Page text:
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Coppélia's Real Girl: Swanilda

Tiler Peck, Sterling Hyltin, and Erica Pereira on Coppélia


In our age of digital innovation, with the illusions of options all around us, it’s human nature to be perennially in love with some far-off ideal, where the fantasy hardly matches up to the reality. While our modern times like to tell this story as drama, this natural, goofy, utterly human instinct is the source of George Balanchine and Alexandra Danilova's Coppélia, a romantic comedy featuring mistaken identities, dolls that – surprise! – come alive, and a thwarted marriage plot.

Swanilda, a charming young village girl, may lose her beloved, fickle Frantz to something like love at first sight: another girl who he spied sitting quietly, reading a book on the balcony. But fun and games are about to ensue, as little does Frantz know that Coppélia, his ideal, isn’t actually a real girl – she’s a mechanical doll, the invention of mysterious Dr. Coppélius.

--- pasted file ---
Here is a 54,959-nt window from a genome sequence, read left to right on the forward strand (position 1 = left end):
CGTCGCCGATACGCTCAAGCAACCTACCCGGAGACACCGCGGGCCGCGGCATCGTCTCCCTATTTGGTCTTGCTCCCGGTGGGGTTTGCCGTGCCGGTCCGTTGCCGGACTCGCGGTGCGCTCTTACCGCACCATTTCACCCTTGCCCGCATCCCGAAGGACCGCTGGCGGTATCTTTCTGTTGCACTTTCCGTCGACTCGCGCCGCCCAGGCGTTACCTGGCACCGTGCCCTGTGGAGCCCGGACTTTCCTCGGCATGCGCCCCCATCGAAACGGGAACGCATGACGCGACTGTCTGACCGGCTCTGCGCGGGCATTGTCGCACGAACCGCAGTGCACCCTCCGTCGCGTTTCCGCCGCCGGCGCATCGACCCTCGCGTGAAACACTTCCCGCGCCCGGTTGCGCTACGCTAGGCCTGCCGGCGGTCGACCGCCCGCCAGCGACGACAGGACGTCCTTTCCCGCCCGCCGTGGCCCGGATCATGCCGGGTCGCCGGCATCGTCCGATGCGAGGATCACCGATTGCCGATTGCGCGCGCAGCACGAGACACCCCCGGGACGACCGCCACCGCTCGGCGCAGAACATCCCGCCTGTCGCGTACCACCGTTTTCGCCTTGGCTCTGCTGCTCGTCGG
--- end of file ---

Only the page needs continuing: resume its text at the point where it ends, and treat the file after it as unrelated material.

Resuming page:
The ballet may be named after the mechanical Coppélia, and its leading men may alternately fall for her stiff-armed charms and placidity, but this is Swanilda’s story of bravery in the wake of romantic disappointment as she chases after Frantz, getting herself in a situation where she toys with Dr. Coppélius in his workshop, “playing” a Coppélia that’s come alive. The role of Swanilda requires a range of skills for a performer, especially the role-playing central to the comic second act: how do you play a girl, playing a doll?

Coppélia was first performed by NYCB in 1974 with Patricia McBride in the role of Swanilda, featuring choreography by George Balanchine and Alexandra Danilova, after Marius Petipa’s 1884 edition. The version the pair created for NYCB was a reinterpretation of the ballet that Danilova performed as Swanilda with the Ballet Russe de Monte Carlo and lingered in Balanchine’s memory. To make it more enticing to modern audiences, he put his stamp on the work with an all-new third act.